TME is respected world-wide for the work they do and Randa felt she wanted to play her part in doing something for the community in the city she calls home for the time being.

She said:

“TME take simple life-saving information and make it accessible to some of the world’s poorest people, especially women and children. Although I have been doing audio recordings for them, they also make interactive audio visual lessons in the user’s own language.  

There are currently 32 topics covered by the charity in over 65 languages! As you can imagine, it is a major challenge for the charity!”

Watching a DVD at the Amani Center for Street Children in Tanzania

Randa has faced her own challenges since coming to Coventry from Saudi Arabia.

“It is always daunting doing something new and Public Health was the area I decided to go into, couple that with moving to a new country and a new city and finding new challenges.

“Everything has been a big learning curve for me, but I am so glad I decided to come to study in Coventry. By volunteering, I have learned so many new skills and one of those has been to work with others. By dealing with new people and new circumstances, my confidence has been boosted. I also get to see the world in a different way by becoming familiar with how other people cope with their own issues.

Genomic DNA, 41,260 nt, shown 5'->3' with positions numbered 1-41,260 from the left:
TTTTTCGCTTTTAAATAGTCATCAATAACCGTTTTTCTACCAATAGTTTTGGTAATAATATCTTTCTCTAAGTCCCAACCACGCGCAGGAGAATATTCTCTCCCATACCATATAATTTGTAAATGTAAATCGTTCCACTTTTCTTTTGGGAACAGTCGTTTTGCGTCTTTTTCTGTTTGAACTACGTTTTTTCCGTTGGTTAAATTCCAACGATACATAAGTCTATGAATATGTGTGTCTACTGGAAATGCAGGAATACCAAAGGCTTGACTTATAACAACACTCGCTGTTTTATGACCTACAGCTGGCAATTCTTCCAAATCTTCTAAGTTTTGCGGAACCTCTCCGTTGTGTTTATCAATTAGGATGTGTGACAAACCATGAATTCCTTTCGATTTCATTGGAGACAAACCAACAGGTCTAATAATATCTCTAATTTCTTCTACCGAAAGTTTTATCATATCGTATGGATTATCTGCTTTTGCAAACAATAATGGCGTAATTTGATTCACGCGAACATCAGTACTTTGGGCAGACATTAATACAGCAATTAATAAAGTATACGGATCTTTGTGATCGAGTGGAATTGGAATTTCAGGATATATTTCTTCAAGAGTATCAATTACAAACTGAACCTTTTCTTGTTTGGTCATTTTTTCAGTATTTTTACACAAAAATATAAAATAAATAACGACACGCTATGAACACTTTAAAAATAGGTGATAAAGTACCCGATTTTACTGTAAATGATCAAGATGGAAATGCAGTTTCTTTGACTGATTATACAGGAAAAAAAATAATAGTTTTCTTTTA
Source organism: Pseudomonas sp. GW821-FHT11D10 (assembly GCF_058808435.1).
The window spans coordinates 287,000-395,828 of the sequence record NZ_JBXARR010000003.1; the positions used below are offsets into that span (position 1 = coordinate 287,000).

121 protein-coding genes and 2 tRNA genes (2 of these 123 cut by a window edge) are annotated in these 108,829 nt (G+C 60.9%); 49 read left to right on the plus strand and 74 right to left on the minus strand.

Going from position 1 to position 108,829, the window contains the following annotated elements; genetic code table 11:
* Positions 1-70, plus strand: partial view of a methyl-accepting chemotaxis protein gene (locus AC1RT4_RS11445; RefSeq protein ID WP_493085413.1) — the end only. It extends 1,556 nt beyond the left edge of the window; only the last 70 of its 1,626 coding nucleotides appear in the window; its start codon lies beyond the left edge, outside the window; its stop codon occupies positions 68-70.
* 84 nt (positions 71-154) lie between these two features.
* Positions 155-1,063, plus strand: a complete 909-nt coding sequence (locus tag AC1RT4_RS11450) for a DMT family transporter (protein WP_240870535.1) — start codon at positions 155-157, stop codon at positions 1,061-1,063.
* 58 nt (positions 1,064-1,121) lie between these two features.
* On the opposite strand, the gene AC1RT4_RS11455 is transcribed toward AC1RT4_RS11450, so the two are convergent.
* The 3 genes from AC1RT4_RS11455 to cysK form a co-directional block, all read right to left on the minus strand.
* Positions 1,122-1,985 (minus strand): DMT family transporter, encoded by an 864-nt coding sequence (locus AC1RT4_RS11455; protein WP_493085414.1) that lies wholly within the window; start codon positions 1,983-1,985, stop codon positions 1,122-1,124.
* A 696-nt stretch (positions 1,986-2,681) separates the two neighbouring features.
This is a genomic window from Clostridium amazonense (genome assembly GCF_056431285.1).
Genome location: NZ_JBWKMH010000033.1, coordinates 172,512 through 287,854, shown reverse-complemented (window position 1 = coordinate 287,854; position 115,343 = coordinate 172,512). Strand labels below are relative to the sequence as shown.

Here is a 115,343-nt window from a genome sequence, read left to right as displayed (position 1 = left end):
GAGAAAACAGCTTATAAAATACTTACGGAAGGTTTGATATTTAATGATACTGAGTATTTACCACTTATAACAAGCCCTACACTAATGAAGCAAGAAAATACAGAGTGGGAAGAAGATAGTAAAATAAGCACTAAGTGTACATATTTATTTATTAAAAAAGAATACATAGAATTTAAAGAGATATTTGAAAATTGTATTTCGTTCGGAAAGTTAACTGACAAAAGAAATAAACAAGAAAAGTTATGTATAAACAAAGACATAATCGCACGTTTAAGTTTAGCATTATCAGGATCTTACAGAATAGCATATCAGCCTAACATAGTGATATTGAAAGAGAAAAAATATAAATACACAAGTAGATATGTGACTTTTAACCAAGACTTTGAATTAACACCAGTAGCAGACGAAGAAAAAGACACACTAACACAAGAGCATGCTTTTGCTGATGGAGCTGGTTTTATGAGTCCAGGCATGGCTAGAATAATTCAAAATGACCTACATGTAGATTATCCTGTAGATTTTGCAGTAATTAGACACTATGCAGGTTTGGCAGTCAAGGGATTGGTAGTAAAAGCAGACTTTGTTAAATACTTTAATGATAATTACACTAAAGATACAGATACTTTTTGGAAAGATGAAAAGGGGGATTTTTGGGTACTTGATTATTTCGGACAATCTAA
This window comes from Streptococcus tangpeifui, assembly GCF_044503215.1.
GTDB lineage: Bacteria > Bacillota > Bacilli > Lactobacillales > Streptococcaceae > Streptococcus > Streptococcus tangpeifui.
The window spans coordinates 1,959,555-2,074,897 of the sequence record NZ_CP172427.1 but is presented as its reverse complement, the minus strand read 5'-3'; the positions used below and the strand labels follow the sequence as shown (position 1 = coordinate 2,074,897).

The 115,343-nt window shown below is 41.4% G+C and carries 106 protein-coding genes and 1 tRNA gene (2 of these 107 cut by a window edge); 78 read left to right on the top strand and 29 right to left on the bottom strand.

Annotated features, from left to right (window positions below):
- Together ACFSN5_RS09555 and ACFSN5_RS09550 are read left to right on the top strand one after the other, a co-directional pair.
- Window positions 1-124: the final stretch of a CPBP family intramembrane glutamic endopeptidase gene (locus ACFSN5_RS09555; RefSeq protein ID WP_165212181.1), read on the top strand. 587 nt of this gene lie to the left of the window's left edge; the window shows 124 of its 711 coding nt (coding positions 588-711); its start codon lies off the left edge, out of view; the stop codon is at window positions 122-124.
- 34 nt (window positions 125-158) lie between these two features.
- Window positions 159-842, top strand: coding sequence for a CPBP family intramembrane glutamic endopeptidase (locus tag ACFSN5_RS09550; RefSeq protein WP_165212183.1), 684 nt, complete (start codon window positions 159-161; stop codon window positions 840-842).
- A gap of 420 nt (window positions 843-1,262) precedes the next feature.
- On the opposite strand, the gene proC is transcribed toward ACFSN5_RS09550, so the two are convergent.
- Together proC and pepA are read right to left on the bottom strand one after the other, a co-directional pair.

“My time management has improved and the volunteering has been a nice contrast to the challenges of studying. I am glad I had this outlet to do something good with what skills I had to offer.

“You don’t know until you try if you are going to be good at something and this experience has taught me that anything is possible.

“The people are so friendly and I have settled down well. My Somalian roots and my Saudi upbringing was embraced by the team at TME and the best thing is, I have been exposed to different cultures and so for me, Coventry has been amazing.”

Because Randa wants to work with children, her area of expertise and the subject of her Masters is looking at childhood obesity.

“It is a big problem in the West and totally on the other end of the scale to what children in other poor countries are experiencing. I think the key to tacking childhood obesity is better education, not just for the children, but for the parents. They are the ones that control what a child does or does not eat and by educating them to make the right choices, means children will not grow up with bad eating habits.”

Earlier this year, Randa was nominated for a CUSU award for her volunteering:

“I was extremely flattered to have been nominated for this award. It was something that I wasn’t expecting and to be shortlisted as a finalist was very special.”

Randa will be leaving Coventry once her Masters is complete and she will be going back to Saudi Arabia more confident, accomplished and inspired:

“I am so glad that when I did my research about which Master’s degree to do, I found Coventry. It has given me so much and I hope that when I am working in my chosen field, I will be taking some of the skills that I picked up through volunteering with me”.

If you would like to know more about volunteering at Coventry University, visit:

To find out more about TME, then visit their website: or check out their facebook page to see what opportunities are available locally:


*Images of the work TME do around the world are courtesy of charity.